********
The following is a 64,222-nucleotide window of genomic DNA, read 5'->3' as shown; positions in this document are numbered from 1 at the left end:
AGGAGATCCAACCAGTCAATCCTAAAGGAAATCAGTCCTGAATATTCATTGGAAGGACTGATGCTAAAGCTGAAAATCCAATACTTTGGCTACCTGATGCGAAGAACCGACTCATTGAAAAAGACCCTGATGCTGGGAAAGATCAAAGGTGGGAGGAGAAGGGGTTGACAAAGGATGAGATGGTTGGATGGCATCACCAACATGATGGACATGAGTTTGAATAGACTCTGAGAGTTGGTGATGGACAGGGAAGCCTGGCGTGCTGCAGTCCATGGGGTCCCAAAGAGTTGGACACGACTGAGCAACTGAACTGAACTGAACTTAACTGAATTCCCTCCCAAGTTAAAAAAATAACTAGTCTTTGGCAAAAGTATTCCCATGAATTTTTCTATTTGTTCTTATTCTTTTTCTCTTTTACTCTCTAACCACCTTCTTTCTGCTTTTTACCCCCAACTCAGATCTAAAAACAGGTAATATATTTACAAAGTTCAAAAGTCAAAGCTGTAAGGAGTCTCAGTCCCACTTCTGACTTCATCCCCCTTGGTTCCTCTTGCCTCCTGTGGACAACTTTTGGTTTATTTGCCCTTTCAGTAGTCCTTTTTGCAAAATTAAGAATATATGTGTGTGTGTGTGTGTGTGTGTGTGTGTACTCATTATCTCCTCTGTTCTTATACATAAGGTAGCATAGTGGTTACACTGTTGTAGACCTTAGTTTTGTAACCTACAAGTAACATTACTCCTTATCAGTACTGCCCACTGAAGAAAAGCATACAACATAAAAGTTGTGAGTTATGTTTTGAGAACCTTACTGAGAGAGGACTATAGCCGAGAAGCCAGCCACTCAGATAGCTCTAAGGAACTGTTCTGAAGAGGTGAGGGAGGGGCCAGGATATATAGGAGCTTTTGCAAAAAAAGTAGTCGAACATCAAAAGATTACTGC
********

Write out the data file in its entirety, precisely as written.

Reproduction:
The following is a 64,222-nucleotide window of genomic DNA, read 5'->3' as shown; positions in this document are numbered from 1 at the left end:
AGGAGATCCAACCAGTCAATCCTAAAGGAAATCAGTCCTGAATATTCATTGGAAGGACTGATGCTAAAGCTGAAAATCCAATACTTTGGCTACCTGATGCGAAGAACCGACTCATTGAAAAAGACCCTGATGCTGGGAAAGATCAAAGGTGGGAGGAGAAGGGGTTGACAAAGGATGAGATGGTTGGATGGCATCACCAACATGATGGACATGAGTTTGAATAGACTCTGAGAGTTGGTGATGGACAGGGAAGCCTGGCGTGCTGCAGTCCATGGGGTCCCAAAGAGTTGGACACGACTGAGCAACTGAACTGAACTGAACTTAACTGAATTCCCTCCCAAGTTAAAAAAATAACTAGTCTTTGGCAAAAGTATTCCCATGAATTTTTCTATTTGTTCTTATTCTTTTTCTCTTTTACTCTCTAACCACCTTCTTTCTGCTTTTTACCCCCAACTCAGATCTAAAAACAGGTAATATATTTACAAAGTTCAAAAGTCAAAGCTGTAAGGAGTCTCAGTCCCACTTCTGACTTCATCCCCCTTGGTTCCTCTTGCCTCCTGTGGACAACTTTTGGTTTATTTGCCCTTTCAGTAGTCCTTTTTGCAAAATTAAGAATATATGTGTGTGTGTGTGTGTGTGTGTGTGTGTACTCATTATCTCCTCTGTTCTTATACATAAGGTAGCATAGTGGTTACACTGTTGTAGACCTTAGTTTTGTAACCTACAAGTAACATTACTCCTTATCAGTACTGCCCACTGAAGAAAAGCATACAACATAAAAGTTGTGAGTTATGTTTTGAGAACCTTACTGAGAGAGGACTATAGCCGAGAAGCCAGCCACTCAGATAGCTCTAAGGAACTGTTCTGAAGAGGTGAGGGAGGGGCCAGGATATATAGGAGCTTTTGCAAAAAAAGTAGTCGAACATCAAAAGATTACTGC